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Federal, state and local governments typically embrace IT initiatives far more now than they did a few short years ago. Technology is central to many government efforts, with the recent implementation of the Affordable Care Act perhaps the single most obvious example.
For this and other, future IT projects to prove successful, government agencies must attract and retain high-quality IT talent. However, as Governing Executive Editor Steve Towns highlighted, these organizations are struggling to compete with the private sector in this regard. He asserted that governmental bodies must embrace new strategies to improve their IT staffing efforts.
The government needs IT
Towns pointed out that, in some ways, government bodies' IT staffing needs could be more extreme than they are. Thanks to the rise of cloud computing and other technologies, many IT services can be relatively easily outsourced to third-party solutions providers at a relatively modest cost. This enables the public sector organization to increase its productivity and efficiency without worrying about the quality or extent of its internal IT staff.
However, Towns noted that there are limits to these types of services. Every government agency will inevitably have some IT needs that can only be handled by in-house IT staff, either due to security concerns or other considerations. To meet such needs, these organizations must find ways to attract IT professionals who might otherwise enter the private sector.
The public option
There are a number of ways by which government agencies can go about solving these IT staffing dilemmas, according to Towns.
For example, he noted that today's workers greatly value flexibility at their IT jobs. They want the ability to determine their own schedules, at least to a degree. Additionally, many professionals appreciate the option of telecommuting part-time or full-time. The ability for employees to use their personal smartphones, laptops and other devices for work-related purposes as part of a bring-your-own-device (BYOD) policy is another major consideration for many of today's young IT workers. Towns indicated that government agencies that can enable flexibility in any or all of these areas will be able to better retain and attract IT professionals, while those that cannot may lose workers to the private sector.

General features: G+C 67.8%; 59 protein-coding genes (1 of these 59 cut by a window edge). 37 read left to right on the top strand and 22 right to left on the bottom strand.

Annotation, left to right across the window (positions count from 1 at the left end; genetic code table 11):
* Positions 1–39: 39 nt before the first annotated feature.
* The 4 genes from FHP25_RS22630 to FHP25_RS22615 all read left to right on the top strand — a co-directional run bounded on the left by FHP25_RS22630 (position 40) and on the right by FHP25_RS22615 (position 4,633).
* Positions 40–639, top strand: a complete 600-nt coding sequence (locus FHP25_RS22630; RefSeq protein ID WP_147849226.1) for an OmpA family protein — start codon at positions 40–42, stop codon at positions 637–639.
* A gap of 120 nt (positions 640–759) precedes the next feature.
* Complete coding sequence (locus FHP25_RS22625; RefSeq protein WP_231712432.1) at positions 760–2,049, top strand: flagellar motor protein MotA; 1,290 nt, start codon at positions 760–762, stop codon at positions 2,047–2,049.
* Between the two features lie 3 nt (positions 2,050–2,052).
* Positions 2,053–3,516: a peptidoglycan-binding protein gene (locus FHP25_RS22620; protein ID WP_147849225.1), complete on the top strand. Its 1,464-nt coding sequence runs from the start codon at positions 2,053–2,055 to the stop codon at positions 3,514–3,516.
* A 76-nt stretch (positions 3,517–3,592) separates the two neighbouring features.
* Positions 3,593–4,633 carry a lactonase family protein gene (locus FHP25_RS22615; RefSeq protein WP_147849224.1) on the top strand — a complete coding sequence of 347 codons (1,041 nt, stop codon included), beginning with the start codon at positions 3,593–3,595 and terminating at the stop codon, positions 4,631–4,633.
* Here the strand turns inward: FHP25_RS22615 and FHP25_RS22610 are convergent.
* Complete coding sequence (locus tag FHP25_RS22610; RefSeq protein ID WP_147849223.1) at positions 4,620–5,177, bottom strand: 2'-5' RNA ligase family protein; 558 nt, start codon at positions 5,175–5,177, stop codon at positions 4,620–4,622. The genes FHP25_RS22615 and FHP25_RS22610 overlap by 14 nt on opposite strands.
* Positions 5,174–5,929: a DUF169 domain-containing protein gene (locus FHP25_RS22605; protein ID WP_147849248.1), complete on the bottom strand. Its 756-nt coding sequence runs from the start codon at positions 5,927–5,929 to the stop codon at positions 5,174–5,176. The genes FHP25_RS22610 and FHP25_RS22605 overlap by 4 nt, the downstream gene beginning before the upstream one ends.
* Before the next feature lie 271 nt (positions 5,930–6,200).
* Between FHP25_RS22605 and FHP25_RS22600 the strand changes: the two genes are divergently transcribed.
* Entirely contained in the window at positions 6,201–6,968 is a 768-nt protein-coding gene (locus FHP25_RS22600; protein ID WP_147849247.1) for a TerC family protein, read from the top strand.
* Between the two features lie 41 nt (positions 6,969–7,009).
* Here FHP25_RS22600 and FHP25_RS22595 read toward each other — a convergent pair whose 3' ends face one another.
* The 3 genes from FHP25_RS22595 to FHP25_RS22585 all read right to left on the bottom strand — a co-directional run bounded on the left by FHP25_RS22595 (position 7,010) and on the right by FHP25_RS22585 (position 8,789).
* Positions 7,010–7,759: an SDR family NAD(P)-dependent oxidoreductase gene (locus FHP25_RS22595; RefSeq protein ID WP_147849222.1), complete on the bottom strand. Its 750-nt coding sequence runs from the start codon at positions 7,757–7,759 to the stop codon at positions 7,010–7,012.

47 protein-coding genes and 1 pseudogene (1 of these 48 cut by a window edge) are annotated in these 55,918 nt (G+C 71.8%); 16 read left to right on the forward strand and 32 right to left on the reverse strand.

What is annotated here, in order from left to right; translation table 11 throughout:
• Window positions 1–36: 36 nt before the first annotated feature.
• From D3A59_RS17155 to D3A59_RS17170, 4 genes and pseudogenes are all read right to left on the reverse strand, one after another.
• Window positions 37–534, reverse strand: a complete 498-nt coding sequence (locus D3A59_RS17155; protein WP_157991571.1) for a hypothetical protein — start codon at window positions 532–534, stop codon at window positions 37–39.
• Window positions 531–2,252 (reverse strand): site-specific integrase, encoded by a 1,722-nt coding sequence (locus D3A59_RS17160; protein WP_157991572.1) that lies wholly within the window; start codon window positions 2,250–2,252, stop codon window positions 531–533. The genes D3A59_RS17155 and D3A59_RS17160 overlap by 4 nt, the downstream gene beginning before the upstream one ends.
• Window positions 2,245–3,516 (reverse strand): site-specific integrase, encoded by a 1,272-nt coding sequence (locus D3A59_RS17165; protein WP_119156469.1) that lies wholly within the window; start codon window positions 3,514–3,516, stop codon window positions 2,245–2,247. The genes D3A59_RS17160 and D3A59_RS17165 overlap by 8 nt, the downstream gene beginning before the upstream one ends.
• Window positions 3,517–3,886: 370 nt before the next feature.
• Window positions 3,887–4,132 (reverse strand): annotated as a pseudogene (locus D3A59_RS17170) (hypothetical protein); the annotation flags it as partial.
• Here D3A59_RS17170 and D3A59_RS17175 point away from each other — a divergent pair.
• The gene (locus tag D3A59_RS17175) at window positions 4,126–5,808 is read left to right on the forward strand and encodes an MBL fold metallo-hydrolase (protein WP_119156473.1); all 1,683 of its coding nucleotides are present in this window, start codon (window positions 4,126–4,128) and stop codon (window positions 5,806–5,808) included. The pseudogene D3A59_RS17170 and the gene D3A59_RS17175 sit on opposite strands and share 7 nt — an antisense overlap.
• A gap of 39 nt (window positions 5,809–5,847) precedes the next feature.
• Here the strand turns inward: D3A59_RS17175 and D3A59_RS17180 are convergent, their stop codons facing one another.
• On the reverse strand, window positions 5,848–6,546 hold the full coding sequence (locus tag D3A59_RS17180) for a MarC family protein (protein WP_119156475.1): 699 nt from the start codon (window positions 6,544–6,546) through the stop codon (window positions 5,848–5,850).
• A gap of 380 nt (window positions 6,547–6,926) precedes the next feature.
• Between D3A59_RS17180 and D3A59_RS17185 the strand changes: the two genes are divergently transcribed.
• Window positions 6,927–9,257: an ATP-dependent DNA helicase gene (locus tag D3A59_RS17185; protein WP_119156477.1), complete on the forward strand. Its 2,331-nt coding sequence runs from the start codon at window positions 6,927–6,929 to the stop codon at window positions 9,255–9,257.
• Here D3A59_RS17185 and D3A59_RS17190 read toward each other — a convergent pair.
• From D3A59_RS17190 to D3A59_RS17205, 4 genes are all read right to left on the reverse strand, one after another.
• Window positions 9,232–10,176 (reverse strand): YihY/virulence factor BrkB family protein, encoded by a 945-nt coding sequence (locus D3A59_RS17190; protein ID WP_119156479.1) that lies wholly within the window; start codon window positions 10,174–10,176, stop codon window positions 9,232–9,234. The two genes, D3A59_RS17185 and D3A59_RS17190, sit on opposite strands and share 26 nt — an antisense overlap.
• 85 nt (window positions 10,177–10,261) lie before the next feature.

Keeping their attention
Another major factor, according to Towns, is whether the work involved is inherently appealing to IT professionals. He acknowledged that government firms are unlikely to be able to match the "cool factor of Silicon Valley tech giants." However, he went on to argue that government IT initiatives can indeed prove interesting and appealing to IT workers. After all, many public sector projects are extremely ambitious and will be attractive to aspiring professionals.
Additionally, government agencies may provide young IT workers with opportunities to take on responsibilities that they could not hope to gain in the private sector without additional years of work.
Towns argued that leaders in the public sector should not be shy about emphasizing these appealing components, as they can help overcome the general reputation that government positions may have for being less dynamic than the private sector.
Towns' advice for government agencies looking to attract IT talent is particularly valuable now due to the thriving IT jobs market. As numerous reports have highlighted, IT professionals are in high demand, as businesses of all sizes and industries are becoming increasingly dependent on a range of technologies, and they need IT staff to ensure that these systems remain safe, efficient and productive. The unemployment rate among IT workers is consequently far lower than the U.S. average, with no sign that this will change in the near future. IT professionals' options are extremely open and, according to numerous IT staffing experts, more workers will seek new career opportunities in IT this year than last.
This does not mean that government agencies cannot compete with private firms for these individuals. On the contrary, they can benefit from IT workers' efforts to find new employment. But as Towns pointed out, new strategies are undoubtedly necessary to find and retain the most qualified and eager employees.